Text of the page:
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Running barefoot, Jyotsna Bhalekar wins silver at state athletics meet

Jyotsna Babusha Bhalekar, an adivasi girl ran barefoot to finish second in the 1500m girls’ U-19 and third in the 800m girls U-19 category of the District Sports Office (DSO) Maharashtra state athletic championships at Sports Authority of India (SAI), Kandivli on Wednesday.

Jyotsna Bhalekar
Gutsy: Jyotsna Bhalekar during the girls’ U-19 1500m at the Sports Authority of India track in Kandivli. Pic/Nimesh Dave

Jyotsna clocked 4:59.02 to finish behind gold medallist Arti Patil of Kolhapur who clocked 4:53.03. Jyoti Chavan of Nagpur won the bronze with a timing of 5:04.01. In the 800m, the 16-year-old clocked 2:24.5 to finish third, behind eventual winner Sayali Waghmare of Nagpur (2:20.6) and Damini Pednekar (2:22.4) who finished second with a timing of 2:22.4.

Vishaka, the daughter of farm cultivators, Babusha and Tara, from a remote village Yenere in Pune district’s Junnar taluka, won hearts with her show. The Class X student of Shri Chatrapati High School in Yenere qualified for the 1500m national-level meet to be held in Ranchi in January next year.
However, she couldn’t make it in the 800m event as only the top two athletes from each event were picked.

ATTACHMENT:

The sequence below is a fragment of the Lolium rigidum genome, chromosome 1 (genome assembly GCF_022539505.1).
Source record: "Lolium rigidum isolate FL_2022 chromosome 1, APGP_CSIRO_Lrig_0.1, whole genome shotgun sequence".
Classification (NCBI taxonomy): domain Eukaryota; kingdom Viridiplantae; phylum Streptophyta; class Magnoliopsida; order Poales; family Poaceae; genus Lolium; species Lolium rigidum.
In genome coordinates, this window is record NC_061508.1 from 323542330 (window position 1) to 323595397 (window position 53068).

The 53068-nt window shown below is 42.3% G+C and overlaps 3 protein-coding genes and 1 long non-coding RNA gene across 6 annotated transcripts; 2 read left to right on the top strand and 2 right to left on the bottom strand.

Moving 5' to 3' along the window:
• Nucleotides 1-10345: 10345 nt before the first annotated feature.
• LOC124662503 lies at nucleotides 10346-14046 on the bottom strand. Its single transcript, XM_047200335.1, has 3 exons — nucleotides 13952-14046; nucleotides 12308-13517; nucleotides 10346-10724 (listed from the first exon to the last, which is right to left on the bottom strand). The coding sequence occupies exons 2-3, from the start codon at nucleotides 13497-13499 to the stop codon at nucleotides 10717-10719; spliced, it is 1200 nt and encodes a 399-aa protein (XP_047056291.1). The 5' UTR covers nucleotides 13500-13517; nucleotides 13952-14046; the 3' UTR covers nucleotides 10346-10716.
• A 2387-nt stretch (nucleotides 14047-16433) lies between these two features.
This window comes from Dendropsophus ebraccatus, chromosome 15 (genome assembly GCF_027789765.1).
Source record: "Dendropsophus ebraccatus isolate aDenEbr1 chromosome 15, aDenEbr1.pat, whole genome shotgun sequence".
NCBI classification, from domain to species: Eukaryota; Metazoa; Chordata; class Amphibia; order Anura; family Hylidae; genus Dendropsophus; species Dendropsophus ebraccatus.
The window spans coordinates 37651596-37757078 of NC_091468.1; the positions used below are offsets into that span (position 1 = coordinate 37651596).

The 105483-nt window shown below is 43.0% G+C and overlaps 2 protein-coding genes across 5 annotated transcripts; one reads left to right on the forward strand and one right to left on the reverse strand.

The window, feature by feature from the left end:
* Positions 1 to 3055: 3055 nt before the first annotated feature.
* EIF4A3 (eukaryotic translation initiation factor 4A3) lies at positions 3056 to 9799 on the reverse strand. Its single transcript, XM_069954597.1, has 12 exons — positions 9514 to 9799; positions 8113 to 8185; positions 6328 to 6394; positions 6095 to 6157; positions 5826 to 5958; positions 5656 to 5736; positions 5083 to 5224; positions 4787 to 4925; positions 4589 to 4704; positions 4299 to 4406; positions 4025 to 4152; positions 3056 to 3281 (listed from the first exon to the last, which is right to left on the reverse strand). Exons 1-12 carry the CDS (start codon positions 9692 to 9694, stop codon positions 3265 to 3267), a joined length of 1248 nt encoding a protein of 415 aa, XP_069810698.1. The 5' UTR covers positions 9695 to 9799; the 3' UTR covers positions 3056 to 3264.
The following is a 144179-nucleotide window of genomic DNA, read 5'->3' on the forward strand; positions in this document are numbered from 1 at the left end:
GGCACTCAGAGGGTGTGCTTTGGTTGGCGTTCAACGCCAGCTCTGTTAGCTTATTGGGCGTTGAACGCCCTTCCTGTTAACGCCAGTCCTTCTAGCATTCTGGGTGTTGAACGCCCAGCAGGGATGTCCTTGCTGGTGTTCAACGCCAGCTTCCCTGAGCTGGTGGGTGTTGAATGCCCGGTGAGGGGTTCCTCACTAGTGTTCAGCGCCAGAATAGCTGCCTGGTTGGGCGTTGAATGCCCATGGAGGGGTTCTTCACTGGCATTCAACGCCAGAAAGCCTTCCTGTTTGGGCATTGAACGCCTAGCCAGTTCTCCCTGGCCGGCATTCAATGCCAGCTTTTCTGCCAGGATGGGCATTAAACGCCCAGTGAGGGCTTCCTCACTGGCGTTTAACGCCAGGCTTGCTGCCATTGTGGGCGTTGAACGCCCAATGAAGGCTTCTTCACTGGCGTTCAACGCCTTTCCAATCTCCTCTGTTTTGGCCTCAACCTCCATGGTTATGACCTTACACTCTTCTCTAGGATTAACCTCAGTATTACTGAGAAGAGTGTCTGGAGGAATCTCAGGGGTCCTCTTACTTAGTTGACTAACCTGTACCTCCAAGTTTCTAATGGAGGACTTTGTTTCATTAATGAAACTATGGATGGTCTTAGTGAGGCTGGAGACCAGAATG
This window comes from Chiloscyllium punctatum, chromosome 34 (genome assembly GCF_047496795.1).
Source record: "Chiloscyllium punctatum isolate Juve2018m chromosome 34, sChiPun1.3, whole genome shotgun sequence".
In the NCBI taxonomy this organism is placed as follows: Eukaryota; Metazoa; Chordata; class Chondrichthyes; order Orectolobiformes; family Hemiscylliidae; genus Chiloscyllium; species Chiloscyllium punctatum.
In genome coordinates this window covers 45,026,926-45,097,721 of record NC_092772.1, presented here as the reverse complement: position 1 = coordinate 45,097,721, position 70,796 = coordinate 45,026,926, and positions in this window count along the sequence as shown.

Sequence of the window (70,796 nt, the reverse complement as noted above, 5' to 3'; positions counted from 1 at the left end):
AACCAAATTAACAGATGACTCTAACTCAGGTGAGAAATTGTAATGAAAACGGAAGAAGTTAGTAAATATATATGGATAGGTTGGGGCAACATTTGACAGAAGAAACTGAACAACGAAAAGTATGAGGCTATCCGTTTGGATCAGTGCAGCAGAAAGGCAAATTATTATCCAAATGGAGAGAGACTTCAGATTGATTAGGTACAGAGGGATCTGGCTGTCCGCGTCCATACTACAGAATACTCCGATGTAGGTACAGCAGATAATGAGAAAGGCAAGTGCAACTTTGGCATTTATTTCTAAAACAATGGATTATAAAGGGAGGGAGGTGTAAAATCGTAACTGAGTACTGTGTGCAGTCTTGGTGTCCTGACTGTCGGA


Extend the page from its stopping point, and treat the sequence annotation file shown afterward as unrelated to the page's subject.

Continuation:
Jyotsna spoke of her struggles back home: “My parents know nothing about athletics. We stay in a hut on a hilltop in Yenere. As my parents cannot afford to buy me a pair of slippers, leave alone running shoes, I go to school barefoot. It wouldn’t have been possible for me to take up athletics without the support of my school’s physical education teacher — Pramod Mule and Suresh Phapale.”

Jyotsna Bhalekar
Jyotsna Bhalekar's residence in Yenere village of Junnar taluka

Jyotsna’s mother suffers from partial blindness and as a result she needs to do household chore after school as well. Not having any ground to practice, she uses the 3.5 km stretch from her home to school as the track.  “As I do not get much time to practice, I run to school. Since I only run on mud tracks back home, it isn’t easy to run on the synthetic track. Recently, an ex-student of my school — Anil Ghogare who works as a constable in Mumbai, gifted me running shoes.

For the nationals, I want to practice wearing them and win a medal. It’s a dream to buy my parents a concrete house some day.” Jyotsnas’s father was proud of his daughter’s achievements. “I am a poor man and have never seen what an athletics ground looks like. I am proud that my daughter won a silver medal,” Babusha told MiD DAY from Yenere. 

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